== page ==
Aaron proclaimed to the elders, "God has observed the misery of us, His people; and heard our cries on account of our taskmasters. He knows our sufferings. He has come down to deliver us from the Egyptians, and to bring us up out of this land to a good and broad land, a land flowing with milk and honey, to the country of the Canaanites, the Hittites, the Amorites, the Perizzites, the Hivites, and the Jebusites.

We will tell Pharaoh that if he will not let us go, our God will stretch out His hand and strike Egypt with all His wonders that he will perform in it; after that he will let us go. The Lord God will bring us into such favor with the Egyptians that when we go, we will not go empty-handed; each woman shall ask her neighbor and any woman living in the neighbor's house for jewelry of silver and gold, and clothing, and we shall put them on our sons and daughters; and so shall we plunder the Egyptians."

There was murmuring and sighs, and gasps from the elders. "Who is this God?!" shouted the elder of Reuben. "What is his name?"

Aaron looked at Moses inquisitively.

Moses stammered, "I am. I am who I am has sent me to you. I am is the Lord, the God of your ancestors, the God of Abraham, the God of Isaac, and the God of Jacob, has sent me to you. This is His name forever and this is His title for all generations."

Perambula reminded Moses to warn the elders that they must be strong and faithful and patient while their God strikes Eqypt. They will all suffer the signs and wonders, until the last day, when Pharaoh will release them. They must be stoic in the face of the devastation of the land, knowing that the horrors they will see are meant for their good, for their release from the chains that have linked them to the diabolical power of Pharaoh's greed.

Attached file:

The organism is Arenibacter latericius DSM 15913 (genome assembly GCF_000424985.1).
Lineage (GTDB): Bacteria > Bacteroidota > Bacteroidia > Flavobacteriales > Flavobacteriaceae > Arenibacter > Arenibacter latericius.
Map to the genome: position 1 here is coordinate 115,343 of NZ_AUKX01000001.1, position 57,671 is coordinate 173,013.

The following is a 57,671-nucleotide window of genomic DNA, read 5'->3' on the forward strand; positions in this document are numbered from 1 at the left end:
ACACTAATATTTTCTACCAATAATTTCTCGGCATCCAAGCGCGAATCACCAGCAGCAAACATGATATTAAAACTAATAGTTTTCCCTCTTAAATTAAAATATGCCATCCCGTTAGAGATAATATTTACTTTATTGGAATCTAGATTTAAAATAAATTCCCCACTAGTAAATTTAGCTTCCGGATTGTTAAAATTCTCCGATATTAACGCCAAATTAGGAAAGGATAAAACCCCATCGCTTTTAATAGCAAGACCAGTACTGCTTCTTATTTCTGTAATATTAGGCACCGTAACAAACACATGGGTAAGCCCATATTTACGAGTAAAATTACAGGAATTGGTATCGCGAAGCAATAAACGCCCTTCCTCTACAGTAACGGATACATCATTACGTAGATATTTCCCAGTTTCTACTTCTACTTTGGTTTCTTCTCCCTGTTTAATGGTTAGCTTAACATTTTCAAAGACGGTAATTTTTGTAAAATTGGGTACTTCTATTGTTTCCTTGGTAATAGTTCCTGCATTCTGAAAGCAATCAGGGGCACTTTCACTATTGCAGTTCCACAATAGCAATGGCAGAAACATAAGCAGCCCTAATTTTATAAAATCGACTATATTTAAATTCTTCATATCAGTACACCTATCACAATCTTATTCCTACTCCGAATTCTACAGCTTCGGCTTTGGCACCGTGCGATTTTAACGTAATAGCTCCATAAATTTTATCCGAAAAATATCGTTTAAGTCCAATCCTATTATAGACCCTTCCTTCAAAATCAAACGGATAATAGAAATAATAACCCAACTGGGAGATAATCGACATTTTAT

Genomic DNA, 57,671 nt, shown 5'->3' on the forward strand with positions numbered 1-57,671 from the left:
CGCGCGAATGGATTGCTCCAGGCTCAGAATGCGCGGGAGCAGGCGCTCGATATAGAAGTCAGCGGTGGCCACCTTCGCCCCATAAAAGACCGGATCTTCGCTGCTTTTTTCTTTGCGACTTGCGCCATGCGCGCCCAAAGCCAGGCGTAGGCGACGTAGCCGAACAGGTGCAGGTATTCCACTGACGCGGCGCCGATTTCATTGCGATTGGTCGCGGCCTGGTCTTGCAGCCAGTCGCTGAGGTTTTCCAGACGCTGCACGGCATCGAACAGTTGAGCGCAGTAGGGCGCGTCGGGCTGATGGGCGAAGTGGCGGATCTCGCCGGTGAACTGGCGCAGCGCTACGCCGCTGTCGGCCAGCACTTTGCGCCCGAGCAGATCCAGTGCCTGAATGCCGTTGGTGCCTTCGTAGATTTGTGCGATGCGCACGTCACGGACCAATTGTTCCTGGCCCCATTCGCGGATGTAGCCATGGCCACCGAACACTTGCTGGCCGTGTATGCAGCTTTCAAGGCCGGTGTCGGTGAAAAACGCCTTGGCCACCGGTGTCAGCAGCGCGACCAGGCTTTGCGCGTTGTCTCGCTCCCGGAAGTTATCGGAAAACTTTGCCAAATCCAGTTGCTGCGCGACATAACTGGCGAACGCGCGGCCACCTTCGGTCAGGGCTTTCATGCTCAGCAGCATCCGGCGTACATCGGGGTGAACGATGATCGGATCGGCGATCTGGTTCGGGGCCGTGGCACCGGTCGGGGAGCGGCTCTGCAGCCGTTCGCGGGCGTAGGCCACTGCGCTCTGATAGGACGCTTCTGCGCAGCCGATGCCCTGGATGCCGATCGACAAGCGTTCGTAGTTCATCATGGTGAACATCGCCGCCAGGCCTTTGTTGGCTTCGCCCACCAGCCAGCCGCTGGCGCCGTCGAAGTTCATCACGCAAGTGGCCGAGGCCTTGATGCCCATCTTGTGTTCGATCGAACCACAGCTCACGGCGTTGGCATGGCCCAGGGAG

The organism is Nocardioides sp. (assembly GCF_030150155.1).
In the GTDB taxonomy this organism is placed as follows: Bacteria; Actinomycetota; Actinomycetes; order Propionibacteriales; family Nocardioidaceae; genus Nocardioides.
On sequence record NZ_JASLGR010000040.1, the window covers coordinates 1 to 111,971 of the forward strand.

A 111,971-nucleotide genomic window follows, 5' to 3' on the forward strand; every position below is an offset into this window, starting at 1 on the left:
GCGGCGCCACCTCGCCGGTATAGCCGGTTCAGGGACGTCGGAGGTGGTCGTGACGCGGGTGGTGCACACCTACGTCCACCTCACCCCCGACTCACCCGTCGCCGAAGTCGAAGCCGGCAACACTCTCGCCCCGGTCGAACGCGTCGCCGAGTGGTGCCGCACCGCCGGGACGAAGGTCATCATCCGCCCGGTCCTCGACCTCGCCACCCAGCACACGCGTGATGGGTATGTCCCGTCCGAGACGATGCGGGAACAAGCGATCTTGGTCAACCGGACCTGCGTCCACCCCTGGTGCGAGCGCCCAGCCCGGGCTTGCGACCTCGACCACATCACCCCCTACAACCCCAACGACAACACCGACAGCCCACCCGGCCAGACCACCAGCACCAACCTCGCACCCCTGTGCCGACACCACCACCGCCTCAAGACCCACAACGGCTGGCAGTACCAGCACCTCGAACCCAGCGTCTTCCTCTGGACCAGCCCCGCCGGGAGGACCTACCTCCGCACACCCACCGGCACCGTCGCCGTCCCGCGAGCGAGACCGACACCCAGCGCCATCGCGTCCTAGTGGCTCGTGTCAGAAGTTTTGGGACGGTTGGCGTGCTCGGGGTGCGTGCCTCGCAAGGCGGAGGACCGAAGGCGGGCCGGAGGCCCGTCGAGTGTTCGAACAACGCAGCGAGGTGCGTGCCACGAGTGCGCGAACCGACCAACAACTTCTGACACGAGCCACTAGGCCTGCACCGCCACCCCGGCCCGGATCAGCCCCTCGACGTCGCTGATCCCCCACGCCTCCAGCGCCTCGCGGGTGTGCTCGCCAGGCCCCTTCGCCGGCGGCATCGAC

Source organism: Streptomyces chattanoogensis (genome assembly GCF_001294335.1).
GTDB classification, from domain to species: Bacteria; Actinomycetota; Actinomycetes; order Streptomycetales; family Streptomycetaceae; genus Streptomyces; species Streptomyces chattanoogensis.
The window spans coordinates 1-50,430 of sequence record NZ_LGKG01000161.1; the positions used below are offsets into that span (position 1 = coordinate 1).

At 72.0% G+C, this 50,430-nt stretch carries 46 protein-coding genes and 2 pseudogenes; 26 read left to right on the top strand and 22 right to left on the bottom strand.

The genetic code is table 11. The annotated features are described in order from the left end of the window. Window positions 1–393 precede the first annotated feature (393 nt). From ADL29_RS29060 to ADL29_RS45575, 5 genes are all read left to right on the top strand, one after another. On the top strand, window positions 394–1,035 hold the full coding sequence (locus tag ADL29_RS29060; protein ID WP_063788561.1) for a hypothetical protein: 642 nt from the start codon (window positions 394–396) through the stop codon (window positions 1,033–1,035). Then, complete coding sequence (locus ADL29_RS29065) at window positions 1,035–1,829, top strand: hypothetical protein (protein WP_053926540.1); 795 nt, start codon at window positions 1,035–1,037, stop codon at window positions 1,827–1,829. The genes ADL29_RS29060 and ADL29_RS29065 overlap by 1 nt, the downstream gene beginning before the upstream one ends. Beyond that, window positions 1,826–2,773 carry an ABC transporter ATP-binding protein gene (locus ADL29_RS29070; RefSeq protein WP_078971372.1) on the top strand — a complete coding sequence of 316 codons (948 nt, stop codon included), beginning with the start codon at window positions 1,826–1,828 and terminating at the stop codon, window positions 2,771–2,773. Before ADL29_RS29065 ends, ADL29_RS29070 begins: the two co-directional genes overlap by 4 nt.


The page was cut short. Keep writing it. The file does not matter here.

The elders believed; and when they heard that the Lord had given heed to the Israelites and that he had seen their misery, they bowed down and worshiped.

Sepphora, Miriam, Gersam and Eliezer looked on this scene with wonderment and curiosity. What was happening in that room was new, they had no frame of reference for it. It was the work of God, to introduce Himself to this generation of the children of Abraham who had finally matured in size into a nation, powerless without Him.

The seed that was God's word to Moses from the burning bush had taken hold, and was presented as a young tree with small tight buds, unfamiliar buds, strange swollen nodules that would someday feed the world. Each of the women, and each of the boys perceived the scene differently. For Moses' family who had known neither the travail of the Hebrew people, nor of the royal life of Moses, this was a vacation, an adventure. For Miriam, it was the echo of her nightly howling at the moon.

Men fell to their knees. Sensitive men, who sensed the power of the moment became teary-eyed, their faces touched the floor where feet delivered the dirt of fields and street, bearded faces hid themselves from the unknown, overwhelming, much longed for, but never imagined possibility of a free world.

The more coarse elders wondered which idol heard their cry. Then there were among them men of doubt who allowed themselves to be carried by the emotions of the faithful.

On this auspicious night Israel took its first step out of Egypt.